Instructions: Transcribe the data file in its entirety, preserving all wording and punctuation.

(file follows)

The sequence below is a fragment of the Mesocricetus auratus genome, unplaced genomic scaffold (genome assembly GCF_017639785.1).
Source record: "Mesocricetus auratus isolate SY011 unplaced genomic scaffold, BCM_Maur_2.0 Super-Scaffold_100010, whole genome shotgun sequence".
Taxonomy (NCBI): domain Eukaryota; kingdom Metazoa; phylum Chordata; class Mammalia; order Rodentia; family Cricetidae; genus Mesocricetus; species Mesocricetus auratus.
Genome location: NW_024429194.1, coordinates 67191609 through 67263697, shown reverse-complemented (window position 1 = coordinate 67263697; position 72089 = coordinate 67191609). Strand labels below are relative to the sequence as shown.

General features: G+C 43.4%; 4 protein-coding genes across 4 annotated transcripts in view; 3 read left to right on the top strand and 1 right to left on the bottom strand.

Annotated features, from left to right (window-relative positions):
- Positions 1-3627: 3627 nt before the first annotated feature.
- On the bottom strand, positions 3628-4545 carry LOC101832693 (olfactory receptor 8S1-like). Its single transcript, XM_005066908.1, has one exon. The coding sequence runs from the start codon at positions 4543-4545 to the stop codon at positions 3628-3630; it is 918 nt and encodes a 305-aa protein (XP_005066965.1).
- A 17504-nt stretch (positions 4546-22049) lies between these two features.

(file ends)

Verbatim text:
The sequence below is a fragment of the Mesocricetus auratus genome, unplaced genomic scaffold (genome assembly GCF_017639785.1).
Source record: "Mesocricetus auratus isolate SY011 unplaced genomic scaffold, BCM_Maur_2.0 Super-Scaffold_100010, whole genome shotgun sequence".
Taxonomy (NCBI): domain Eukaryota; kingdom Metazoa; phylum Chordata; class Mammalia; order Rodentia; family Cricetidae; genus Mesocricetus; species Mesocricetus auratus.
Genome location: NW_024429194.1, coordinates 67191609 through 67263697, shown reverse-complemented (window position 1 = coordinate 67263697; position 72089 = coordinate 67191609). Strand labels below are relative to the sequence as shown.

General features: G+C 43.4%; 4 protein-coding genes across 4 annotated transcripts in view; 3 read left to right on the top strand and 1 right to left on the bottom strand.

Annotated features, from left to right (window-relative positions):
- Positions 1-3627: 3627 nt before the first annotated feature.
- On the bottom strand, positions 3628-4545 carry LOC101832693 (olfactory receptor 8S1-like). Its single transcript, XM_005066908.1, has one exon. The coding sequence runs from the start codon at positions 4543-4545 to the stop codon at positions 3628-3630; it is 918 nt and encodes a 305-aa protein (XP_005066965.1).
- A 17504-nt stretch (positions 4546-22049) lies between these two features.